You are here

Mathematical Demography

David P. Smith and Nathan Keyfitz
Publication Date: 
Number of Pages: 
Demographic Research Monographs
[Reviewed by
Susan D’Agostino
, on

Mathematical Demography, Selected Papers, 2nd Revised Edition is an updated version of the classic 514-page 1977 text of the same name that has long been out of print. At 335 pages, the second revised edition is shorter, due in large part to the omission of contemporary papers that are now readily available on the internet. This reviewer read the hardcopy of the text but readers should know that the entire book is available online as open access at

The text is divided into five parts: the life table (9 papers), stable population theory (12 papers), attempts at prediction and the theory they stimulated (3 papers), parameterization and curve fitting (8 papers), and probability models of conception and birth (3 papers). The span of the papers is impressive. For example, in the part concerning stable population theory, readers may enjoy an important paper by Euler titled, “A General Investigation into the Mortality and Multiplication of the Human Species” written in 1760, as well as a more modern paper by Samuelson titled, “Resolving a Historical Confusion n Population Analysis” written in 1976 specifically for the first edition. Many of the papers are prefaced with short notes from the authors, often providing context, clarification regarding notation, or full disclosure concerning omissions.

For mathematical demographers, this collection is an invaluable resource providing original works that showcase the history, depth, and breadth of the field. As such, mathematical demographers may be inclined to sit down and read the book beginning at page one and ending at page 335 (well, page 323 if you do not count the index). Doing so, I suspect, would provide for a dense but worthwhile read. This reviewer, however, is a mathematician whose subfield is not demography, but whose interest was piqued by the title. For such readers, Mathematical Demography, can be a highly enjoyable, even comprehensive, reading experience, though not necessarily linear. The casual reader will need a nontrivial amount of mathematical sophistication, including calculus and matrix algebra for most papers, with some papers requiring knowledge of stochastic processes.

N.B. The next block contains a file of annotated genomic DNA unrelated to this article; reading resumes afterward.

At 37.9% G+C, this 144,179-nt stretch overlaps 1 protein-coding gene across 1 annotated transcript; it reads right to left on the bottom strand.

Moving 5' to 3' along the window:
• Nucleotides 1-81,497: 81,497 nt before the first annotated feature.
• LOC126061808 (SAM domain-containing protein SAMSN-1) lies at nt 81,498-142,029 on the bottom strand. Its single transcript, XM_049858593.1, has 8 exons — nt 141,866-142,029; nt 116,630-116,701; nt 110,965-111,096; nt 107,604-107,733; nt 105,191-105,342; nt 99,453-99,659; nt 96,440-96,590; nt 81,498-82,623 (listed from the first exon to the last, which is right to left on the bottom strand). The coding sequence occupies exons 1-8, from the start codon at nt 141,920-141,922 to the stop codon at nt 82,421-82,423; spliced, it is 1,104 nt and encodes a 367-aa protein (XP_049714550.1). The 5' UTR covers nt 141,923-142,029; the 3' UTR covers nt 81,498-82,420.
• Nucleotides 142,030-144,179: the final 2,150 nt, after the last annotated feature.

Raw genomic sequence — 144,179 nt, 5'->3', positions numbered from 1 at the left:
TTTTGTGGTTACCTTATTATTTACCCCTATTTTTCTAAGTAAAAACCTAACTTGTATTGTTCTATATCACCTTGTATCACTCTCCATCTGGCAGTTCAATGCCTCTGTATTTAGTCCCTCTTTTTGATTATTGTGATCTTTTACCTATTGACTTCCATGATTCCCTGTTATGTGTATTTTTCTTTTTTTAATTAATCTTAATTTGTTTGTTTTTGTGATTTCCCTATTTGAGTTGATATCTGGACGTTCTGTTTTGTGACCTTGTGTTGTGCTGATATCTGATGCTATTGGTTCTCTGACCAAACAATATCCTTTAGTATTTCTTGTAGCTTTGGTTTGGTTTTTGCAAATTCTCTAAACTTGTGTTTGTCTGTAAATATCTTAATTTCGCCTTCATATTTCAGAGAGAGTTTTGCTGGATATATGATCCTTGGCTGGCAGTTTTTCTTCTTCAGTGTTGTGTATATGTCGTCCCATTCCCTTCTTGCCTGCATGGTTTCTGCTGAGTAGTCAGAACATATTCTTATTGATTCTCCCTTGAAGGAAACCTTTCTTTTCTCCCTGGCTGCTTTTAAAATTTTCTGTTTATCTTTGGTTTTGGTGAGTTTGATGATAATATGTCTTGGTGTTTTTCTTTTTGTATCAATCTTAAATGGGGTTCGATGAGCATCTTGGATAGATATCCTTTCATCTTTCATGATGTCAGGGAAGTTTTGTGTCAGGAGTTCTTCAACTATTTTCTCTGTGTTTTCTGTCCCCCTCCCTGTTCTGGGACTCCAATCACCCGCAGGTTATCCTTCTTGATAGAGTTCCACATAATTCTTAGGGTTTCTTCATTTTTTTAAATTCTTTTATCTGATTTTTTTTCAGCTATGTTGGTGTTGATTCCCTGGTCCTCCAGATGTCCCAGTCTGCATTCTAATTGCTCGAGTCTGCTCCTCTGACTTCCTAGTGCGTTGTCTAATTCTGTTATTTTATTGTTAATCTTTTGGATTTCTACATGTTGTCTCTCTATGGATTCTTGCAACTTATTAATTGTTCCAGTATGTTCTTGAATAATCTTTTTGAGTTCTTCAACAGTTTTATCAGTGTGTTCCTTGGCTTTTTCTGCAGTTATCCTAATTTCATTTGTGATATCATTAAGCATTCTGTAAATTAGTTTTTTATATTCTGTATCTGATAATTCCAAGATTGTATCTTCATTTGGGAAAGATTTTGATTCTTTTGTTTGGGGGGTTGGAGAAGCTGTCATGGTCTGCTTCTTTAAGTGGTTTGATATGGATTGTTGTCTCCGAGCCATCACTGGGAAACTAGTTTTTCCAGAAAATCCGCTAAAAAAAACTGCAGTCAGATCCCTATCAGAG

As long as the reader possesses the requisite math skills, Mathematical Demography may be read out of order, based simply on the order of preference that the papers draw the reader in. This reviewer, for example, was first drawn to the older papers (regardless of the part in which they were organized) as they inspired thought concerning what it must have been like to develop a field. For example, in Graunt’s 1662 paper titled, “Natural and Political Observations Mentioned in a Following Index, and Made Upon the Bills of Mortality,” Graunt provides tables that include the number of deaths (from 229,250 people) resulting from “diseases” such as “cut of the stone,” “dead in the streets,” “lethargy,” and “lunatic,” or “casualties” such as “head-ache,” “excessive drinking,” “killed by several accidents,” and “smothered.” The exact words of those who were present and active at the beginning provide the reader with an appreciation of just how messy it might have been to organize their thoughts on the topic of life expectancy, as well as the imaginativeness that was likely required to move the field forward. Further, more recent papers are included in all parts, which this reviewer was drawn to read after digesting the earlier papers.

Overall, Mathematical Demography, Selected Papers, 2nd Revised Edition provides ample historical material to provide a broad context for the field. It is not, nor does it promote itself as, a math textbook in the traditional sense (i.e. with problems to solidify understanding). Rather, it is a collection of papers — carefully selected by capable authors who provide spare but important comments — that provides readers with a solid grounding in the field of mathematical demography.

Susan D’Agostino is an Associate Professor of Mathematics at Southern New Hampshire University. She is also an appointee on NH Governor Maggie Hassan’s STEM Education Task Force. Her essays have appeared in The Chronicle of Higher Education, and the Mathematical Association of America’s Math Horizons and MAA Focus magazines.